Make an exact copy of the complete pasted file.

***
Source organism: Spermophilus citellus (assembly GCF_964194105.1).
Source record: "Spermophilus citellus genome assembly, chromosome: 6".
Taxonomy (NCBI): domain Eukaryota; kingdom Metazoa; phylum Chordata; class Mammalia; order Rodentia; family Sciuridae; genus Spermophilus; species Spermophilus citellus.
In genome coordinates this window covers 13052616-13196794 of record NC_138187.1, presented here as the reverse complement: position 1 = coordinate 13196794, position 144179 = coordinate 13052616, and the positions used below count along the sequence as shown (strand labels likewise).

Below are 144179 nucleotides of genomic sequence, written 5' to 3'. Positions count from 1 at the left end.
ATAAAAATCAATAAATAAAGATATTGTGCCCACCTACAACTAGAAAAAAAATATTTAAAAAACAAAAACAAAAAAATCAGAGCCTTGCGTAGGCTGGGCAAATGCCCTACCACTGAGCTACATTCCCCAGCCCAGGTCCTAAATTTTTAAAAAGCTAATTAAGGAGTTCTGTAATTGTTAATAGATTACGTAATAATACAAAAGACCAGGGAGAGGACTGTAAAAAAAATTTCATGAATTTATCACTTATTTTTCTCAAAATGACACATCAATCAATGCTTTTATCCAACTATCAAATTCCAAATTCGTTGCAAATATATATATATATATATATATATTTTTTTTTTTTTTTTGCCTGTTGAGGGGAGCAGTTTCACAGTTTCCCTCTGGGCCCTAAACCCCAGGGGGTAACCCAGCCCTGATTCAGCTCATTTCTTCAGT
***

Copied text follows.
Source organism: Spermophilus citellus (assembly GCF_964194105.1).
Source record: "Spermophilus citellus genome assembly, chromosome: 6".
Taxonomy (NCBI): domain Eukaryota; kingdom Metazoa; phylum Chordata; class Mammalia; order Rodentia; family Sciuridae; genus Spermophilus; species Spermophilus citellus.
In genome coordinates this window covers 13052616-13196794 of record NC_138187.1, presented here as the reverse complement: position 1 = coordinate 13196794, position 144179 = coordinate 13052616, and the positions used below count along the sequence as shown (strand labels likewise).

Below are 144179 nucleotides of genomic sequence, written 5' to 3'. Positions count from 1 at the left end.
ATAAAAATCAATAAATAAAGATATTGTGCCCACCTACAACTAGAAAAAAAATATTTAAAAAACAAAAACAAAAAAATCAGAGCCTTGCGTAGGCTGGGCAAATGCCCTACCACTGAGCTACATTCCCCAGCCCAGGTCCTAAATTTTTAAAAAGCTAATTAAGGAGTTCTGTAATTGTTAATAGATTACGTAATAATACAAAAGACCAGGGAGAGGACTGTAAAAAAAATTTCATGAATTTATCACTTATTTTTCTCAAAATGACACATCAATCAATGCTTTTATCCAACTATCAAATTCCAAATTCGTTGCAAATATATATATATATATATATATATTTTTTTTTTTTTTTTGCCTGTTGAGGGGAGCAGTTTCACAGTTTCCCTCTGGGCCCTAAACCCCAGGGGGTAACCCAGCCCTGATTCAGCTCATTTCTTCAGT